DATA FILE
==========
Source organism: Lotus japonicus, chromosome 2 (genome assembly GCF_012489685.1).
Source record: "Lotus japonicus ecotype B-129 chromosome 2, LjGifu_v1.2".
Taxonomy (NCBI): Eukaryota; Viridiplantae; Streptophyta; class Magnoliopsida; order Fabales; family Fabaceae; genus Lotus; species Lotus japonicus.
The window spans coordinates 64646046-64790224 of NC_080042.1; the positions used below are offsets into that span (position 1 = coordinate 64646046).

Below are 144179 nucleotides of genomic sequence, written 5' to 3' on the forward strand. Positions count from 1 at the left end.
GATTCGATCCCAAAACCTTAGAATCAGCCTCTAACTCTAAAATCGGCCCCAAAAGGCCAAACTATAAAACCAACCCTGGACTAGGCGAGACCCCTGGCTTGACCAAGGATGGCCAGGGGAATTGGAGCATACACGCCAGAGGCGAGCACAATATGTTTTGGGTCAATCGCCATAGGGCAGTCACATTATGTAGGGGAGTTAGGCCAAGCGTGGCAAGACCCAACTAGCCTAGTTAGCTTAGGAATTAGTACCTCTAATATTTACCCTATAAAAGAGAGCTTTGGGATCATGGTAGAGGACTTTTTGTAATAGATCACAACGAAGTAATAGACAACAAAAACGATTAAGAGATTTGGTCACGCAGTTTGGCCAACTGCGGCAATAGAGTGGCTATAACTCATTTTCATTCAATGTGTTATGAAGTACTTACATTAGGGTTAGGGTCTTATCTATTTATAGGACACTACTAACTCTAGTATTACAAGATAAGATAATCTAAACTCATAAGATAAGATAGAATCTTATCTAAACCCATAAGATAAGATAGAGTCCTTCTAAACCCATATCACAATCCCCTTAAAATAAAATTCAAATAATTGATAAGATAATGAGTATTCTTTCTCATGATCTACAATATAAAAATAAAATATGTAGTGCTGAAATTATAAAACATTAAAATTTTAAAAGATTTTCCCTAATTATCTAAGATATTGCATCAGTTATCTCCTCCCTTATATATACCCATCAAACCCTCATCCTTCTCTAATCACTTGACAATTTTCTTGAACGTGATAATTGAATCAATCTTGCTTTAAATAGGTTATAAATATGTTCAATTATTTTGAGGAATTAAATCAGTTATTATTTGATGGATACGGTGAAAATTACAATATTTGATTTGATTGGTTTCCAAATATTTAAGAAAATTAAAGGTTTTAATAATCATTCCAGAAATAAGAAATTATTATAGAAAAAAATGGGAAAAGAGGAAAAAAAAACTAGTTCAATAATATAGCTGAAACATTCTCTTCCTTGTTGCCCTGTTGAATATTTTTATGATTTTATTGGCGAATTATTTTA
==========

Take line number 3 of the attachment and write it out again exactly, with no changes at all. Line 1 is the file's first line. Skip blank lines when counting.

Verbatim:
Taxonomy (NCBI): Eukaryota; Viridiplantae; Streptophyta; class Magnoliopsida; order Fabales; family Fabaceae; genus Lotus; species Lotus japonicus.